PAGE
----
CXO

Project problems to avoid

How to avoid failure ââ,¬" following are some common problems in IT projects from Technology and Business assistant editor, Natalie Hambly.

How to avoid failure ââ,¬" following are some common problems in IT projects from Technology and Business assistant editor, Natalie Hambly.

COMMENTARY—Have you ever had a project fail? Perhaps it went a tad (or a few hundred thousand) over budget, or the deadline was extended once or twice, or maybe it was a total loss and you had to cancel the project altogether. Most likely one or two of those scenarios is familiar to you. Some projects fail, and it stands to reason that not every project is going to be a success, but when it doesn't work it can be a painful, scarring experience.

I was talking to a government IT worker recently who was telling me about a project failure he was involved in a few years ago. The council he worked for decided to replace a legacy system with a variety of software from different vendors — a best-of-breed solution. (As an aside, don't you just love how it is called a "best-of-breed" solution? If it was going to be accurate it should be called a "bloody hard integration" solution.) The financial package came from a large software vendor and the implementation was tough. Talking to this gentleman you can tell that a lot of hard work went into this project, and more than a dash of stress. So imagine the pain he felt a while later when his manager decided to do a rip and replace because the software was too much hard work. Ouch. All that work down the drain.

But what if there was some way that you could make every project a success, thereby avoiding the pain of failure. During my research for an article on the next phase enterprise resource planning (ERP) for our IT in Government magazine (a supplement of Technology and Business) I was told a few of the common problems in ERP projects, some tips for getting it right, and changes in the way businesses are approaching IT projects that I thought I should share.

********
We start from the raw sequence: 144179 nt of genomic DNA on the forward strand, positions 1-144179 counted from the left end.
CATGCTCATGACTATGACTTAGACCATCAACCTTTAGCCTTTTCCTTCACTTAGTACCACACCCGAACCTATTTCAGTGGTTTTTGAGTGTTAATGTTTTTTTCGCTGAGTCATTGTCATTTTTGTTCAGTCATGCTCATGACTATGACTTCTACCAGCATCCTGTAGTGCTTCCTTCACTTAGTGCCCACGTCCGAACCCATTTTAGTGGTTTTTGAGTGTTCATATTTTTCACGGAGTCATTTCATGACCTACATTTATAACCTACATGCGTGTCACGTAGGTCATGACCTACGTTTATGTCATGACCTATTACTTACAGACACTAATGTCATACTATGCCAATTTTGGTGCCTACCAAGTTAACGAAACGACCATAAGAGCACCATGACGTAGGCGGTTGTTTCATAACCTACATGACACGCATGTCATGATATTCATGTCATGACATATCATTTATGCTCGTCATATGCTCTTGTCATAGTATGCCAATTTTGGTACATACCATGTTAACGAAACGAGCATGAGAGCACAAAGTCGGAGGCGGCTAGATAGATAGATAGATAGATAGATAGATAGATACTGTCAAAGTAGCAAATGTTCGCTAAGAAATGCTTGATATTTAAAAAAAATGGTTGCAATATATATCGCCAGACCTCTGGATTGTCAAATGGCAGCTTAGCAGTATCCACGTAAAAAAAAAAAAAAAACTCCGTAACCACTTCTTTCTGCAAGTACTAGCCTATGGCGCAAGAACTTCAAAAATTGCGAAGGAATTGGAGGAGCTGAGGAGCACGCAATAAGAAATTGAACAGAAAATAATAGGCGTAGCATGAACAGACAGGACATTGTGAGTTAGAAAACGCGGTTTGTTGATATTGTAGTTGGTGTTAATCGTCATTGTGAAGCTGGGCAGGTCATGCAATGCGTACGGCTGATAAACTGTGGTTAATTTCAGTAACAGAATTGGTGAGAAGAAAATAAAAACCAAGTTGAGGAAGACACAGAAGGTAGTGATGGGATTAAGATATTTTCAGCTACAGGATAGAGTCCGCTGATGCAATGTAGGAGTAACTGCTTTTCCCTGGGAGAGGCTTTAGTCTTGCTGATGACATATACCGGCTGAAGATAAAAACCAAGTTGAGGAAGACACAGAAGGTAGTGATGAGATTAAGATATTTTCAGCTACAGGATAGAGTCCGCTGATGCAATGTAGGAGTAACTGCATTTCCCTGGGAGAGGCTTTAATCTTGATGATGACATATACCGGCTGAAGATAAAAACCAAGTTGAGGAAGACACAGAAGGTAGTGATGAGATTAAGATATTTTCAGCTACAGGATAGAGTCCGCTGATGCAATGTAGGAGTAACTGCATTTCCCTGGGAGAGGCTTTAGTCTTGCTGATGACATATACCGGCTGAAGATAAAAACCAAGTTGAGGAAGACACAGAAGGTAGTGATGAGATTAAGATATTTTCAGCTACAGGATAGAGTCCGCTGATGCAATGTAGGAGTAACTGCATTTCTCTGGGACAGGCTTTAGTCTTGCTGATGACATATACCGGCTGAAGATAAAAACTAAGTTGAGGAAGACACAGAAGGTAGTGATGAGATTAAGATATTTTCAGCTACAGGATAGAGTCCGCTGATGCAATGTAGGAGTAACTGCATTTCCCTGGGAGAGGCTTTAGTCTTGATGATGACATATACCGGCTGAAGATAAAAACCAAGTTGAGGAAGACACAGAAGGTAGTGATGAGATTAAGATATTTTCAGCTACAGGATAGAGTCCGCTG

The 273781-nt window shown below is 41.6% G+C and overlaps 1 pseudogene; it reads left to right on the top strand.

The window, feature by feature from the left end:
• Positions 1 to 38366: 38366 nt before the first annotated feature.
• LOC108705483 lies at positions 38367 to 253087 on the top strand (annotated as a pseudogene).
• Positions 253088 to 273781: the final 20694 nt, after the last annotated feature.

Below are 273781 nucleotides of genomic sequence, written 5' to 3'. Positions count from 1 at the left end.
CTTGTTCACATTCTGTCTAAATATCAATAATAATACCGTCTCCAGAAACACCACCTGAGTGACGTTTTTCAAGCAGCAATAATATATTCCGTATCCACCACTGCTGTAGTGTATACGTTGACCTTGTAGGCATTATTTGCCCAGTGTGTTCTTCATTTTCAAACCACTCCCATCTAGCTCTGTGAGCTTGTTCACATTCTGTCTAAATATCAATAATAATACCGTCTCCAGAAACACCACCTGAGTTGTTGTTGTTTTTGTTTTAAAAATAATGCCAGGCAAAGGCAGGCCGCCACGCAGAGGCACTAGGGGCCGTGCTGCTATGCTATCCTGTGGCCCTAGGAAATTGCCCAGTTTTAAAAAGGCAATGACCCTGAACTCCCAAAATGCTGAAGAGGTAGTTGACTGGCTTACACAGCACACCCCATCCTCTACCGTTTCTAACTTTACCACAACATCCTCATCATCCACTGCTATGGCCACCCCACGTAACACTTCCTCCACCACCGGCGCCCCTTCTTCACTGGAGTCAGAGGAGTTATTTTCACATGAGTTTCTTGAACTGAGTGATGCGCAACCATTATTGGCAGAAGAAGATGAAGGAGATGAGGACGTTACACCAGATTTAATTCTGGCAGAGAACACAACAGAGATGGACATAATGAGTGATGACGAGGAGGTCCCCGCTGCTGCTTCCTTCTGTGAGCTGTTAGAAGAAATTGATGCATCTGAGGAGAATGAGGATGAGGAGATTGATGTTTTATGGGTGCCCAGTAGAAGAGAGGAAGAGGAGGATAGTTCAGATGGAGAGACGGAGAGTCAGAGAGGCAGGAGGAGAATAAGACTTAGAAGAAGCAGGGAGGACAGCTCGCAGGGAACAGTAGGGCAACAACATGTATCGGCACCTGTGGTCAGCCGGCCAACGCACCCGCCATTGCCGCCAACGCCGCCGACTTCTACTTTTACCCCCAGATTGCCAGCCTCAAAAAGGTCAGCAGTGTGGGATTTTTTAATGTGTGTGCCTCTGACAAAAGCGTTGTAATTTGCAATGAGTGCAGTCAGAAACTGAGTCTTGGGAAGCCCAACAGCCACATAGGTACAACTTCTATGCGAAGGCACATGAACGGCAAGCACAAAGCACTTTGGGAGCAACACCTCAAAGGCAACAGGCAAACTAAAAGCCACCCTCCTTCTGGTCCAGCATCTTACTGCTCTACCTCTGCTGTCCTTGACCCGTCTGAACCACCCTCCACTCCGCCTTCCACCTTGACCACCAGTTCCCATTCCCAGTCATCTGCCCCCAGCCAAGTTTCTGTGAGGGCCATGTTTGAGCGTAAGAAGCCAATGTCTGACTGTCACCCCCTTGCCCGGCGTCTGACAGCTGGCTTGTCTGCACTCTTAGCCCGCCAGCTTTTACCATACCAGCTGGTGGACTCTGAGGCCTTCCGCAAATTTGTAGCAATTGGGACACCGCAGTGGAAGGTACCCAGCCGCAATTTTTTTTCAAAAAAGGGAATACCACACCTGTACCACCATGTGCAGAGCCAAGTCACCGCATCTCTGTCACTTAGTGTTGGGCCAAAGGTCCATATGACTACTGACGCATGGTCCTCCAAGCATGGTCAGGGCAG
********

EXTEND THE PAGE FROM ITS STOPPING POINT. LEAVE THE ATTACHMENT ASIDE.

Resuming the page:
Andrew McAdams, CEO Jigsaw Services, has been consulting to the public sector aiding with software implementations. Of course government is notorious for being bad at making decisions — approvals need to go so far up the chain that it feels like the decision will never come back down. But project failures in both the public and private sectors can be traced back to bad decision making at some point in time.

McAdams' advice is to be aware of decision processes and only involve those that need to be involved. He had the experience recently of a council where no one could agree, a situation he calls a "confrontation phase" — what is worrying here is that he has seen it so much that he has given the problem a name! "They ended up consulting and it should never have to come to that" he says.

However one bit of talking that McAdams does see as necessary is talking to the people who will actually be using the system in question: "If you want to do something you have to talk to your users."

He also sees a lack of leadership as a definite problem factor in IT projects. He cites the case of one council Jigsaw worked at and says if Jigsaw didn't put itself into the position of leader then he doesn't know where the project would have ended up. He also gives part of the leadership blame to IT vendors, saying that perhaps they could do more to ensure project success.

Speaking of vendors, Len Augustine, marketing and alliances director at SAP, notices two common problems: one, which he says affects all industries, is not successfully managing change and employees' reaction to that change. We all know that few people like change, so perhaps here would be a good time to implement McAdams' earlier advice of talking to the users.

The other problem Augustine sees is companies not first improving processes before embarking on a project. "Some... are going straight to the outsourcing without first standardising processes, sharing services, and eliminating duplication of processes," he says.

However, it does seem that vendors are learning from previous project failures because Augustine has observed a shift in how projects are planned: "The one thing I have noticed over the years is that we talk to customers first about solving a business problem through improving business processes."

If a large multinational software vendor can change the way it approaches projects, then maybe there is hope for the rest of us.

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